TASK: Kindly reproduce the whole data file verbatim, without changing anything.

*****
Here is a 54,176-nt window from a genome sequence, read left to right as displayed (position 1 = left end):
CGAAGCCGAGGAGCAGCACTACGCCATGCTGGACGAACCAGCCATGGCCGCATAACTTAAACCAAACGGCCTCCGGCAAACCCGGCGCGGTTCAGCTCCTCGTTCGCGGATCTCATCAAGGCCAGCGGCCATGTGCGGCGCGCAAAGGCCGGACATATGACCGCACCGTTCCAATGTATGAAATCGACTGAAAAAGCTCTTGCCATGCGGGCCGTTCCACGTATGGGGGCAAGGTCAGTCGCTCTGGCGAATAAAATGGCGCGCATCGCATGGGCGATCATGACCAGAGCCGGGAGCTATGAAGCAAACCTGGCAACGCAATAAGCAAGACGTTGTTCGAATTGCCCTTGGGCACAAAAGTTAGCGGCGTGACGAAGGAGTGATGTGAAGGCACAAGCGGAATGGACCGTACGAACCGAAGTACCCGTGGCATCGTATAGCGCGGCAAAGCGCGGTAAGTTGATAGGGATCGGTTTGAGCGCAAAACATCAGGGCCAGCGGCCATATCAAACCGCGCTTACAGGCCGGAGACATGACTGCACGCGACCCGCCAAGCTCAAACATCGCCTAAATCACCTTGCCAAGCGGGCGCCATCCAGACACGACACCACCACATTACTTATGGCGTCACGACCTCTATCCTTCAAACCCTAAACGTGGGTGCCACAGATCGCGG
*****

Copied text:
Here is a 54,176-nt window from a genome sequence, read left to right as displayed (position 1 = left end):
CGAAGCCGAGGAGCAGCACTACGCCATGCTGGACGAACCAGCCATGGCCGCATAACTTAAACCAAACGGCCTCCGGCAAACCCGGCGCGGTTCAGCTCCTCGTTCGCGGATCTCATCAAGGCCAGCGGCCATGTGCGGCGCGCAAAGGCCGGACATATGACCGCACCGTTCCAATGTATGAAATCGACTGAAAAAGCTCTTGCCATGCGGGCCGTTCCACGTATGGGGGCAAGGTCAGTCGCTCTGGCGAATAAAATGGCGCGCATCGCATGGGCGATCATGACCAGAGCCGGGAGCTATGAAGCAAACCTGGCAACGCAATAAGCAAGACGTTGTTCGAATTGCCCTTGGGCACAAAAGTTAGCGGCGTGACGAAGGAGTGATGTGAAGGCACAAGCGGAATGGACCGTACGAACCGAAGTACCCGTGGCATCGTATAGCGCGGCAAAGCGCGGTAAGTTGATAGGGATCGGTTTGAGCGCAAAACATCAGGGCCAGCGGCCATATCAAACCGCGCTTACAGGCCGGAGACATGACTGCACGCGACCCGCCAAGCTCAAACATCGCCTAAATCACCTTGCCAAGCGGGCGCCATCCAGACACGACACCACCACATTACTTATGGCGTCACGACCTCTATCCTTCAAACCCTAAACGTGGGTGCCACAGATCGCGG